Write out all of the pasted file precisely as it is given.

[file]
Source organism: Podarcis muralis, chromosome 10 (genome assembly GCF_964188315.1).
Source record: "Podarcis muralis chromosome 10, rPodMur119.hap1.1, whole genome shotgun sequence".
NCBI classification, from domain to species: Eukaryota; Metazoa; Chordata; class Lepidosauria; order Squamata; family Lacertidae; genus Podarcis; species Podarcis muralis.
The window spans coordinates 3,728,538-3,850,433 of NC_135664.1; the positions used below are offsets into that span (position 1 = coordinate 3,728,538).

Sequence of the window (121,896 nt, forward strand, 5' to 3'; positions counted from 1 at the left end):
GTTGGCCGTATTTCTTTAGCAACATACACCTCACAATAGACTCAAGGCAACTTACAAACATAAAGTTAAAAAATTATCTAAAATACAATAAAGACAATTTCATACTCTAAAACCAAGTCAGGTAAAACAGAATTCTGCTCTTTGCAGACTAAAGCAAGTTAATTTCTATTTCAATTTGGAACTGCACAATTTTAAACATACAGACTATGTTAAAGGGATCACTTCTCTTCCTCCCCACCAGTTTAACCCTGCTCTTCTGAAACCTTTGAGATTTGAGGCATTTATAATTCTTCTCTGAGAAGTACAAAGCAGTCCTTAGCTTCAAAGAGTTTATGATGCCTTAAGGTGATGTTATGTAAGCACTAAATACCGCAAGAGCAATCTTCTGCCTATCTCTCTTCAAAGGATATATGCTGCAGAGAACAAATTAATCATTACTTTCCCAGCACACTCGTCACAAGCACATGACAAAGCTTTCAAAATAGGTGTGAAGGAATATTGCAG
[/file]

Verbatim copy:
Source organism: Podarcis muralis, chromosome 10 (genome assembly GCF_964188315.1).
Source record: "Podarcis muralis chromosome 10, rPodMur119.hap1.1, whole genome shotgun sequence".
NCBI classification, from domain to species: Eukaryota; Metazoa; Chordata; class Lepidosauria; order Squamata; family Lacertidae; genus Podarcis; species Podarcis muralis.
The window spans coordinates 3,728,538-3,850,433 of NC_135664.1; the positions used below are offsets into that span (position 1 = coordinate 3,728,538).

Sequence of the window (121,896 nt, forward strand, 5' to 3'; positions counted from 1 at the left end):
GTTGGCCGTATTTCTTTAGCAACATACACCTCACAATAGACTCAAGGCAACTTACAAACATAAAGTTAAAAAATTATCTAAAATACAATAAAGACAATTTCATACTCTAAAACCAAGTCAGGTAAAACAGAATTCTGCTCTTTGCAGACTAAAGCAAGTTAATTTCTATTTCAATTTGGAACTGCACAATTTTAAACATACAGACTATGTTAAAGGGATCACTTCTCTTCCTCCCCACCAGTTTAACCCTGCTCTTCTGAAACCTTTGAGATTTGAGGCATTTATAATTCTTCTCTGAGAAGTACAAAGCAGTCCTTAGCTTCAAAGAGTTTATGATGCCTTAAGGTGATGTTATGTAAGCACTAAATACCGCAAGAGCAATCTTCTGCCTATCTCTCTTCAAAGGATATATGCTGCAGAGAACAAATTAATCATTACTTTCCCAGCACACTCGTCACAAGCACATGACAAAGCTTTCAAAATAGGTGTGAAGGAATATTGCAG